But Clouds got in my way- not really!


Everything went wrong yesterday. We couldn't bring up the teacher's equipment, the old fashioned thermometers were only props, my jetpack was too slow and then they had to leave, but I wanted to comment from a STEM/STEAM perspective, not a disappointment p.o.v. but from the mouths of my students working with big ideas for 4th graders.

1) They loved the cloud chart and had no idea that the atmosphere had highs and lows like the octaves we've been working towards.

2) They stopped confusing Arabic with Persian writing. (Arabic is one of the 6 UN languages that Globe uses.)

3) They danced, read aloud, decoded science terms, and discussed what Scientists do.

4) We looked at 2D and 3D mapping.

5) They stood and delivered with voice projection to others, for others who had not been in class, what they had done and how they did it in a group of 60 and we analyzed and described class procedures, methods, geometric shapes and meaning making.

6) They learned what a premise is and began to review elements that can impact data gathering....high/low, up/down, scale, rotation, placement, bias, focus, memory, measuring, recording, listening, hearing.....

7) We analyzed why I am teaching them in grids: the grid for the not so blue experiments, the grid from our dance (a wagon with 4 wheels made out of 8 children each), a grid to map rhythms and counted in 6's, looked at duple time and triplets as part of structural analysis between 3s and 4s and common denominator aspect ratio symbols...3/4, 4/4 in math or in signatures.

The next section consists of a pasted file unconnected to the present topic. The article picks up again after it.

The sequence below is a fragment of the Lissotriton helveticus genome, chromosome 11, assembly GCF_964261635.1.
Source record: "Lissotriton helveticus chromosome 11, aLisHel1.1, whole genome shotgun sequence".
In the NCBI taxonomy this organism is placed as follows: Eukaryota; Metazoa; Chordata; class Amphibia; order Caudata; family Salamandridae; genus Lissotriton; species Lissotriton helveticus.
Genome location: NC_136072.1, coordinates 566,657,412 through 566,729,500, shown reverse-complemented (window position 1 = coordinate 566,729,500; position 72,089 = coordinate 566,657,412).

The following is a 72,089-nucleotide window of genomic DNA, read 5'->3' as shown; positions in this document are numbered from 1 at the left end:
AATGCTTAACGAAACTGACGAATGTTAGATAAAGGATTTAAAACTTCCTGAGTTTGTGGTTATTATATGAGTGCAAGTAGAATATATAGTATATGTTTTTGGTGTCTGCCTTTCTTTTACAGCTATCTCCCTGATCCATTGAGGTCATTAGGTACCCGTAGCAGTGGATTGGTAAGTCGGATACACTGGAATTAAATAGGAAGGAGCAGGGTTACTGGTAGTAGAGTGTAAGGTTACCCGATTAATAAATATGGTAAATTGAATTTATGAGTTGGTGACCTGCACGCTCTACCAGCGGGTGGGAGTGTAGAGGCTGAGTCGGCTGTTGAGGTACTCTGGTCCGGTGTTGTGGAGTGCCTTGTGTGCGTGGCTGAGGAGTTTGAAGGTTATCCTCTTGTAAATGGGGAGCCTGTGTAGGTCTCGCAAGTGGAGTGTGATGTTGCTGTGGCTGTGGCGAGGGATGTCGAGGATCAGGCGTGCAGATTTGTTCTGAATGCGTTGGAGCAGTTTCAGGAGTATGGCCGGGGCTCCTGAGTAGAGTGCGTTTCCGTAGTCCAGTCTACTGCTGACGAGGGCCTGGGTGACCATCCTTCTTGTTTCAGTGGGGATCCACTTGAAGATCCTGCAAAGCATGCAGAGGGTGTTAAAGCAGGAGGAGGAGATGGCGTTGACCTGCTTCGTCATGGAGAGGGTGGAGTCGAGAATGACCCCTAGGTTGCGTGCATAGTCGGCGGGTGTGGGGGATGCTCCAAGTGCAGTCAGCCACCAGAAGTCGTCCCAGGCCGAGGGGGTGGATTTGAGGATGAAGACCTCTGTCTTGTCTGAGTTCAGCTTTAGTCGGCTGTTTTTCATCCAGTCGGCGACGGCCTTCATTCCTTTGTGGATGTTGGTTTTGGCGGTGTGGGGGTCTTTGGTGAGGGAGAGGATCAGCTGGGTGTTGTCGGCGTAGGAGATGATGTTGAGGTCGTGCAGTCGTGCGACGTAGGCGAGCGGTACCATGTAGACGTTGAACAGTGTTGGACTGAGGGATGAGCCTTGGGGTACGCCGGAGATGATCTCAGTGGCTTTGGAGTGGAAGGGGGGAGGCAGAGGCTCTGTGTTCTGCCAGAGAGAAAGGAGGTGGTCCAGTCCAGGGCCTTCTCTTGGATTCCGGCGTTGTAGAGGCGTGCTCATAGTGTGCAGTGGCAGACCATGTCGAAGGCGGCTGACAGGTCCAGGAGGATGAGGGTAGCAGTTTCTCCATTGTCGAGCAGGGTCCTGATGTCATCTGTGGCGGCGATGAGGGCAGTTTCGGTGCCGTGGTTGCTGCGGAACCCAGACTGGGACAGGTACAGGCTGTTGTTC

8) We looked a group work elements: working together, alone, in unison/harmony/time or developing mastery, musicality, and measures/measuring and structures.

9) We could not do a week of measurements, but we could proceed towards reading the book, developing the elementary journalism tv show concept, and start with problem solving as a class and entry as a class to get ready for next time.

6) They wrote about scales, do (high and low), about internal voices, ABC's, volunteering, leading, working by tables, by sets, by groups, speeding up or slowing down to learn, working in lines with rhythm and beat and using the body to count or discern a structure, working together or trying to, modeling or understanding what scientists do or how they work, musical scales, beats, structure of a musical scale (7 + 1), multiplication tables.

This is the bedrock of ELA comprehension through multiple disciplines, experience, familiarity, and building context, relationships and connections through active and relaxed learning.  This is Bunce work applied to Science curricula and NAP goals.  We want children to feel they can do English and Math and it is their inherited work.  We want them to feel excited and capable.  From the notes received ...stating "it was fun".....they did.


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